Tuesday, March 30, 2010

A New Insight....

I've lived with lupus since my diagnosis in 1988. That's a long time. So you'd think I'd be more aware of the limitations this disease imposes on me, but that's not true, unfortunately.
Every day, I have a new revelation about myself and this disease, as we co-exist. I think every day that I understand what it can do, what it has done, to my body, mind and spirit, and every day, I am proven wrong.
I woke up this morning thinking about my headache. Not uncommon, since I suffer from sinus headaches year round; nothing serious. Then my Magical Mind began its "What if" journey:
"I'm supposed to give a presentation on April 11th. What if I'm not well? What if I can't do it? When should I call and cancel, with regrets?" And on and on.
I struggled from my warm bed, made coffee and got the morning paper from the front yard. I really didn't give my thoughts a second thought, for a while.
And then, as the mind will do on occasion, a thought came to me: "You don't have to make that decision today." Hmmm. Okay.
Then, "And it may not be your decision to make."
Huh? I thought. Then I realized how true that is.
We go through our lives, making plans. Then something like a chronic illness comes in and robs us of our decision-making processes. Many decisions are made for us, by doctors. Don't like it? Well, tough. You have to do what it takes to get better.
And you do get better, for the most part. For some of us, "better" is a relative term, but at least we're mostly out of danger and out of the worst part of the pain.
It's the day-to-day living that trips me up. I can do many of the things I used to do, pre-lupus. Or most of the things, anyway. And some of the things I can no longer do, are due to the fact that I've aged some 20 mumble years since diagnosis. I'm no longer able to sit down on the floor and pop right back up. I can't run any more. Maybe if my life depended on it, but just to get out and jog-- heh. My joints still hurt when pressure is put on them. That's just age, my dears.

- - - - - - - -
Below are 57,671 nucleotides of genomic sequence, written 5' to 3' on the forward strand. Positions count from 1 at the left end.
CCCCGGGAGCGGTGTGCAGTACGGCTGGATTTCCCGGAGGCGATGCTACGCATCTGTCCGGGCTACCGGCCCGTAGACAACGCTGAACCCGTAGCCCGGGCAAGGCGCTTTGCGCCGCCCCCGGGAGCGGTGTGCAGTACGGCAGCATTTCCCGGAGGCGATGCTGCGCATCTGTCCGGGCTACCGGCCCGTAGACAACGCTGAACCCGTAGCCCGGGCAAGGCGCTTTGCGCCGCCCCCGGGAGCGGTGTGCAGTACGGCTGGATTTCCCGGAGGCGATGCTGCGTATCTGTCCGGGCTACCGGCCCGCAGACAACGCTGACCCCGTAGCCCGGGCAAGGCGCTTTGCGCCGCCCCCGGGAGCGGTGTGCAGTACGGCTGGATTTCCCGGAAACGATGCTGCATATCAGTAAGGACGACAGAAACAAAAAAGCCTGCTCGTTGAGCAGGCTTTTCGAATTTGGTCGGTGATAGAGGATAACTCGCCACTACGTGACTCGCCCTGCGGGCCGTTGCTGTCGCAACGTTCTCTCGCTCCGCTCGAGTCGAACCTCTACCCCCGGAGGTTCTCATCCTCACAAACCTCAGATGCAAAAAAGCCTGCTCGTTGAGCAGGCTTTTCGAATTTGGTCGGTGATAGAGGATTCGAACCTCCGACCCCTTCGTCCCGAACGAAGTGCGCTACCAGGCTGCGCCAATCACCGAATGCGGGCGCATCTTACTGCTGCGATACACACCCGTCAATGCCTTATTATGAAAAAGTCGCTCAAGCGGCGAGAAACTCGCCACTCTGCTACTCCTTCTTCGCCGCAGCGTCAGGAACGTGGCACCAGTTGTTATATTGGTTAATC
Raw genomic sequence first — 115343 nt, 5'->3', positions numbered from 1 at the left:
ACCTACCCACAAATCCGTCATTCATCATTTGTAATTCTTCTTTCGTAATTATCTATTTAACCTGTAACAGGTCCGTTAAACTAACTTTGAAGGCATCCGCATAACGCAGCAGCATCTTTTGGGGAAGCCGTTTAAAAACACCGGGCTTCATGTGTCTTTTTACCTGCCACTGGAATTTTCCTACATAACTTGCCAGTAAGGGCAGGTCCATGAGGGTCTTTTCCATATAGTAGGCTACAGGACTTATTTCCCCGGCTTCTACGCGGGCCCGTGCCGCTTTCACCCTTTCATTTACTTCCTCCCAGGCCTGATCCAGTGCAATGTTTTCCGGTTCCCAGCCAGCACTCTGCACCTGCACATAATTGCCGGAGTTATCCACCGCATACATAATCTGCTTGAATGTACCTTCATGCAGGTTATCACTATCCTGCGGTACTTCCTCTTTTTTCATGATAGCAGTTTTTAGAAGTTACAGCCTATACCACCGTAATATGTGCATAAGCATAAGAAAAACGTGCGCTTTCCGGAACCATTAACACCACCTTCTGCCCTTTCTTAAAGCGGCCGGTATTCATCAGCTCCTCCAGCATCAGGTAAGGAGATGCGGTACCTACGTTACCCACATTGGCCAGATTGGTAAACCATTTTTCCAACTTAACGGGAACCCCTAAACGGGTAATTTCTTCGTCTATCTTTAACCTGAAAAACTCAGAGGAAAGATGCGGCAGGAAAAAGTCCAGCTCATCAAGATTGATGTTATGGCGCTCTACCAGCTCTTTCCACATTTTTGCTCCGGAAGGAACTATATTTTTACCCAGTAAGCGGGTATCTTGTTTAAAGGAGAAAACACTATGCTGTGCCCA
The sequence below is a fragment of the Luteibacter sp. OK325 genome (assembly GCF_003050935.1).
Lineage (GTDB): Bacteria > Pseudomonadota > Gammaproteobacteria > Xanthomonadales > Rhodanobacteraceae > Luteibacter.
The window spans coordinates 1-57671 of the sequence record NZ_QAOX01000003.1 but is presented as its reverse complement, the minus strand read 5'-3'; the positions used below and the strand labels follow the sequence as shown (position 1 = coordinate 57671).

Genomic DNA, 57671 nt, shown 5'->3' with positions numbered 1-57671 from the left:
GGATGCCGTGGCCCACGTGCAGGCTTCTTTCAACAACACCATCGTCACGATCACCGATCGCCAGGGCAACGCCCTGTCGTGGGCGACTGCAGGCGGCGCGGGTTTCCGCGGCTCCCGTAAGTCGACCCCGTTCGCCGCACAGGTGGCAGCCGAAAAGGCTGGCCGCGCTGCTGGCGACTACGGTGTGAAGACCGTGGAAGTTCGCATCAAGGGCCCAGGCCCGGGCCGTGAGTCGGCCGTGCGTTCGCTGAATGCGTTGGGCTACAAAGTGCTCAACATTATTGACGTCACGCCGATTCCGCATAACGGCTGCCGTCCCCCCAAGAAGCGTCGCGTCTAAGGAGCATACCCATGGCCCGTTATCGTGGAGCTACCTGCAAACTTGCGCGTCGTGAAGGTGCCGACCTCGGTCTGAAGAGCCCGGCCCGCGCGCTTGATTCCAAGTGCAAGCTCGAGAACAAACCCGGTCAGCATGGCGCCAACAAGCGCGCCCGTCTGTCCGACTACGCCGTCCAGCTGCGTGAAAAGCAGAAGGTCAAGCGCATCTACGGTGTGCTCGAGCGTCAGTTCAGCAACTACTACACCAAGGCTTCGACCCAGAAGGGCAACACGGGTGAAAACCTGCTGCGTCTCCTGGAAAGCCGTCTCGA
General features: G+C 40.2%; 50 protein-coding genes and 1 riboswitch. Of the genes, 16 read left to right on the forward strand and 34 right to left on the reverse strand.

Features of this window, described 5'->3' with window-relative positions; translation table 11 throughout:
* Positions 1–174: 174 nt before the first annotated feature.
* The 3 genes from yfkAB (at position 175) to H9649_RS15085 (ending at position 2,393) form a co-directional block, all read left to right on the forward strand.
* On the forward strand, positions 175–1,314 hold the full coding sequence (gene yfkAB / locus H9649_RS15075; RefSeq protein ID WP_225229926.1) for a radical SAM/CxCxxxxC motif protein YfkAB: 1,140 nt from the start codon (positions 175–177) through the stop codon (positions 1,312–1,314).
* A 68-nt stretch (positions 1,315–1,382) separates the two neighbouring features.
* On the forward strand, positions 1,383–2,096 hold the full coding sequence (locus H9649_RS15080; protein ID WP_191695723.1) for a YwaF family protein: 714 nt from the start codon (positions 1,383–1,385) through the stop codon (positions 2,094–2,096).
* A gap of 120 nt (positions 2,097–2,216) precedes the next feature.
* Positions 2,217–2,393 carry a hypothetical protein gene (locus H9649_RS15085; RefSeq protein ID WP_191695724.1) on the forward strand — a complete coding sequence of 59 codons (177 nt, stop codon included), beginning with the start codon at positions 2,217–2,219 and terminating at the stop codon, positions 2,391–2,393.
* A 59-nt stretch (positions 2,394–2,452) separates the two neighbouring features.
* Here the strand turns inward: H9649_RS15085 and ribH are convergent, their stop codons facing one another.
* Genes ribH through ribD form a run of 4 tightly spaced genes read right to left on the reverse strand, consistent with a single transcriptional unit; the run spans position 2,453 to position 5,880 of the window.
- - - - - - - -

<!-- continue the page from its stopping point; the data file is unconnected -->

So, this morning I was faced with yet another factor lupus patients have to deal with:
Sometimes our decisions are not all ours to make.
Today, I'm okay. Today, I could go do the presentation.
Tomorrow? Well, who knows? I still have good days and bad days. I'm just not going to worry about a possible bad day in the future.

Thursday, March 25, 2010

The Never Ending Search....

Sometimes I feel like a grand damme, one who has survived the outrageous indignities this disease can inflict on us, only to rise from the ashes to laugh another day.

Other times, I feel ground down, discouraged and listless, wondering why I have to live this way, when all around me are healthy people going about their own lives without worrying about fevers, aches, pains, medical expenses associated with this disease, and a life revolving around doctor's appointments and last minute excursions to the ER.

I had one such event last week. Oh, I wasn't really in pain. I wasn't even really in an emergency state. But I called my doctor's office one day last week, asking her why my legs were "jumping" and twitching uncontrollably. They told me I could come in at 11:30. I was there in 15 minutes. My son drove me, since I didn't feel like my legs would cooperate between moving from the gas to the brake pedal, and I might confuse the two and have a wreck.

So we sat in the lobby; I figured if I were going to die, I'd die right there in her waiting room, rather than at home. Her nurse took pity on me and said I could go to the back room and lie down, which I did. All the time, my legs were dancing to unheard music. I wondered if I could be having a seizure, and asked the nurse as she took my blood pressure and temp. At that moment, the doctor appeared. She checked me over and then shook her head, sighing, "We're going to take you on down to the ER. I don't know what's going on with you."
My PCP and I have become good friends thru the years. I have learned to ask questions, offer suggestions, and even sometimes remind her of how sensitive I am to some medications. This latest encounter was no exception. I told her I had recently started neurontin, at my rheumy's suggestion.